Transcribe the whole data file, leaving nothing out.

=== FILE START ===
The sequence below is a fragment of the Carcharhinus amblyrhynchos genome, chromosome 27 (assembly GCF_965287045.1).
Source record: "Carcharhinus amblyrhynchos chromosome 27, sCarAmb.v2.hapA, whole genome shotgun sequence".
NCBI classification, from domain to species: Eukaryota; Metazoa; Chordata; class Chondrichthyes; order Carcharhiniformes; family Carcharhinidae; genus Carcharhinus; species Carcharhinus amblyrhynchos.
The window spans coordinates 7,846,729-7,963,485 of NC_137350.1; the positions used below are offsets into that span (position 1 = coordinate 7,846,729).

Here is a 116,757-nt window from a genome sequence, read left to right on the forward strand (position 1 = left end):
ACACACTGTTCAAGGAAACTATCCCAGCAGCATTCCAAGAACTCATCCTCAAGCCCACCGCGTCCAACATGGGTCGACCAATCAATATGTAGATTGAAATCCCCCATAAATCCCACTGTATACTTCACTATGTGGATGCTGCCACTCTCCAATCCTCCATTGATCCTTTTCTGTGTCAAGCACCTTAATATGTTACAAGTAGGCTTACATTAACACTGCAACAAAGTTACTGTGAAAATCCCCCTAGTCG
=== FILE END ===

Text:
The sequence below is a fragment of the Carcharhinus amblyrhynchos genome, chromosome 27 (assembly GCF_965287045.1).
Source record: "Carcharhinus amblyrhynchos chromosome 27, sCarAmb.v2.hapA, whole genome shotgun sequence".
NCBI classification, from domain to species: Eukaryota; Metazoa; Chordata; class Chondrichthyes; order Carcharhiniformes; family Carcharhinidae; genus Carcharhinus; species Carcharhinus amblyrhynchos.
The window spans coordinates 7,846,729-7,963,485 of NC_137350.1; the positions used below are offsets into that span (position 1 = coordinate 7,846,729).

Here is a 116,757-nt window from a genome sequence, read left to right on the forward strand (position 1 = left end):
ACACACTGTTCAAGGAAACTATCCCAGCAGCATTCCAAGAACTCATCCTCAAGCCCACCGCGTCCAACATGGGTCGACCAATCAATATGTAGATTGAAATCCCCCATAAATCCCACTGTATACTTCACTATGTGGATGCTGCCACTCTCCAATCCTCCATTGATCCTTTTCTGTGTCAAGCACCTTAATATGTTACAAGTAGGCTTACATTAACACTGCAACAAAGTTACTGTGAAAATCCCCCTAGTCG